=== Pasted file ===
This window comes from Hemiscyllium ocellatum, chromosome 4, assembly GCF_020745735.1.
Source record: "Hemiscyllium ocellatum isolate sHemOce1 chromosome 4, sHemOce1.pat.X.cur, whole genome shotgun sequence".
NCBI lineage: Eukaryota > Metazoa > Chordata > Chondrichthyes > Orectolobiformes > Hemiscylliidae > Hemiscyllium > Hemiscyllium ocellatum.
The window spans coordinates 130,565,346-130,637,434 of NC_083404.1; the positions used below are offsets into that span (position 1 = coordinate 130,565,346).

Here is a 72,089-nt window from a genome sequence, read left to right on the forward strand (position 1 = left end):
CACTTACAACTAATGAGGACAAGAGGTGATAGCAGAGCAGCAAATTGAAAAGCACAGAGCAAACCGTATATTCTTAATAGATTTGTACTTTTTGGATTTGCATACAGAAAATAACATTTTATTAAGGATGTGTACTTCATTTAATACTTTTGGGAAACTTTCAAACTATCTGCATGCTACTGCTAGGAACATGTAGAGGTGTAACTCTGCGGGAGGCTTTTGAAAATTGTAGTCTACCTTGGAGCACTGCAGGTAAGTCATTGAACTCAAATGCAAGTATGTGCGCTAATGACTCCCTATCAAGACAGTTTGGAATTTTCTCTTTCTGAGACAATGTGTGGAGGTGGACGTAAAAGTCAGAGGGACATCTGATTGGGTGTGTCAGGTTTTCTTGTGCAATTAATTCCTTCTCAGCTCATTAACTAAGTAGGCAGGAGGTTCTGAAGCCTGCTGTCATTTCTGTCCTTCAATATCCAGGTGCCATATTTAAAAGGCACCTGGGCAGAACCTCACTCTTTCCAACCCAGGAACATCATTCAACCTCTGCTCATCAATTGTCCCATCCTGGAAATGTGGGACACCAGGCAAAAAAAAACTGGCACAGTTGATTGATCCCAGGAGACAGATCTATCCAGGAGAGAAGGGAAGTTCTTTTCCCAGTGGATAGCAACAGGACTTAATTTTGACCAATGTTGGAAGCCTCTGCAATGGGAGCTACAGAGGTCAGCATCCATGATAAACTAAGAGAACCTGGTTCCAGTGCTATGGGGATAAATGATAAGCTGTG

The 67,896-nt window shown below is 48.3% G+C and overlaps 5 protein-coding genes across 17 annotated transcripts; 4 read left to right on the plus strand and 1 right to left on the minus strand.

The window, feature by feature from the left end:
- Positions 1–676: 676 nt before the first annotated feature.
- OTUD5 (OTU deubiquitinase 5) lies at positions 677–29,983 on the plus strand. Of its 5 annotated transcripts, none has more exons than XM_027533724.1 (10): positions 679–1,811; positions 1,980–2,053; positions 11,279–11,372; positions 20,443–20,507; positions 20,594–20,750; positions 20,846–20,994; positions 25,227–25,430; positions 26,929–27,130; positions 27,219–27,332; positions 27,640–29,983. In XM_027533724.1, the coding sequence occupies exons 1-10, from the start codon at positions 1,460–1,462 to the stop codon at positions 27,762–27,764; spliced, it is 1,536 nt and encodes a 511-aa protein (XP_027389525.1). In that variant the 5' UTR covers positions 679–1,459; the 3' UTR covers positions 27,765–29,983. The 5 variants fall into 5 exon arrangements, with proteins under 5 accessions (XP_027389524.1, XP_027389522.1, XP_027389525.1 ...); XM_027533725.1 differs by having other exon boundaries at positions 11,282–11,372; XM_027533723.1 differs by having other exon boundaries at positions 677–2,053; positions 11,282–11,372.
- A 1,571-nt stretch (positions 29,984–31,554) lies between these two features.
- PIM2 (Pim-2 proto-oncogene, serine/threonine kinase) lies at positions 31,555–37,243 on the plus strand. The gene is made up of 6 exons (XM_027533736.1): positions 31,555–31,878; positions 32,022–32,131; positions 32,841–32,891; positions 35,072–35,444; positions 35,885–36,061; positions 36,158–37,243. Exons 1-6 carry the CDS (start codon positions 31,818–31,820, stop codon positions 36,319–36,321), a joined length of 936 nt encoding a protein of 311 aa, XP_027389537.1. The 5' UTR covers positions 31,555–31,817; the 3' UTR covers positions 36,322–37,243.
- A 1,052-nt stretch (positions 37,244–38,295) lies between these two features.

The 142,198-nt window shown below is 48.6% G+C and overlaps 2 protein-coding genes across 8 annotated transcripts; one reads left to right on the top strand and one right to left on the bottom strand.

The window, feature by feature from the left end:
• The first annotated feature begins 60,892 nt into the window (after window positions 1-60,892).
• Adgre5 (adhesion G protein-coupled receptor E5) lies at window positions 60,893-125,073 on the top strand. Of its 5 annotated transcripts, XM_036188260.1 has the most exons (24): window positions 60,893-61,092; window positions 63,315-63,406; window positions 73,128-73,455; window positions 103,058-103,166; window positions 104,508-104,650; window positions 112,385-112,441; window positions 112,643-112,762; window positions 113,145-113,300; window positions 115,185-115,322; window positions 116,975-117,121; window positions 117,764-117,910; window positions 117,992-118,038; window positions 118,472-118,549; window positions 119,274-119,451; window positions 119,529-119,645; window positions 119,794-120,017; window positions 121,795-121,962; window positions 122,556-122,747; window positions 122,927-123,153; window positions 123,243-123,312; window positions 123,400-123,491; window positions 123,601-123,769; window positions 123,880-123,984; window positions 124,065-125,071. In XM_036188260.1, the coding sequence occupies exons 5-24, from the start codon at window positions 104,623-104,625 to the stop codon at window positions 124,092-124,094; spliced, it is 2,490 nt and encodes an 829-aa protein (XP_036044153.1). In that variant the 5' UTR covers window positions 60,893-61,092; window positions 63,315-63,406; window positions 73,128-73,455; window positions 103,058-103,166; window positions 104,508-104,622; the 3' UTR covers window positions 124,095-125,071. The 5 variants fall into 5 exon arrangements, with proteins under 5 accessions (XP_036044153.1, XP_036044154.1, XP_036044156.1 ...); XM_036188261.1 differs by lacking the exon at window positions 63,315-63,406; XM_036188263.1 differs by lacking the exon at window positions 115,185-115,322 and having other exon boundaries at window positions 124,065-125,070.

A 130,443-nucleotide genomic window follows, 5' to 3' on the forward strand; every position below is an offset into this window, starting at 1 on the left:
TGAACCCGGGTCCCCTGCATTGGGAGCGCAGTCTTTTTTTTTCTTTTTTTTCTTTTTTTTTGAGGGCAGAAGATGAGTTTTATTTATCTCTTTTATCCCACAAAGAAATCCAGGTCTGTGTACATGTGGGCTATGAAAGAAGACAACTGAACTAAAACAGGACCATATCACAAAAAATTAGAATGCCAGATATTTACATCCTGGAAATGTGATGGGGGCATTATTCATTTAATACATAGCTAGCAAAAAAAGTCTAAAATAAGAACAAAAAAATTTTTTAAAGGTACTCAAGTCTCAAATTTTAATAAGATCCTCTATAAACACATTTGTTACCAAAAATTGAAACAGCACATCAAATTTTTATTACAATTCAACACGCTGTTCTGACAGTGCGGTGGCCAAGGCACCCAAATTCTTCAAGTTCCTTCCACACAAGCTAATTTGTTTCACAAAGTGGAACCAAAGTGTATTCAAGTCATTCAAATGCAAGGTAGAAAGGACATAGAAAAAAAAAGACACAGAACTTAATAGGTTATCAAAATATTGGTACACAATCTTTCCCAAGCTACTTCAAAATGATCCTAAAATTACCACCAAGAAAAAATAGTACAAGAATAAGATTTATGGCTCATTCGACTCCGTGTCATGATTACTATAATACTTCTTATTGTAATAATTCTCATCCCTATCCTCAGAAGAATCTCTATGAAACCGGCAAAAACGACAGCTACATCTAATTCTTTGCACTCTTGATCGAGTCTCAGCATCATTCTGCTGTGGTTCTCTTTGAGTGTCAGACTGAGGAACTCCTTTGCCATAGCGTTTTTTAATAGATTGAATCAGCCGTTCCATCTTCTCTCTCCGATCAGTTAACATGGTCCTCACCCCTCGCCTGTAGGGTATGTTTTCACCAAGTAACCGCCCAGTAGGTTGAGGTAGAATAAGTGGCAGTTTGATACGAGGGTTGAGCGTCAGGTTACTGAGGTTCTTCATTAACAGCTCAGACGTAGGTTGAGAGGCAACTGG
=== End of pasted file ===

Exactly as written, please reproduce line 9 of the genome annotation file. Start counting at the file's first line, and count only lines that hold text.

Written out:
- Positions 1–676: 676 nt before the first annotated feature.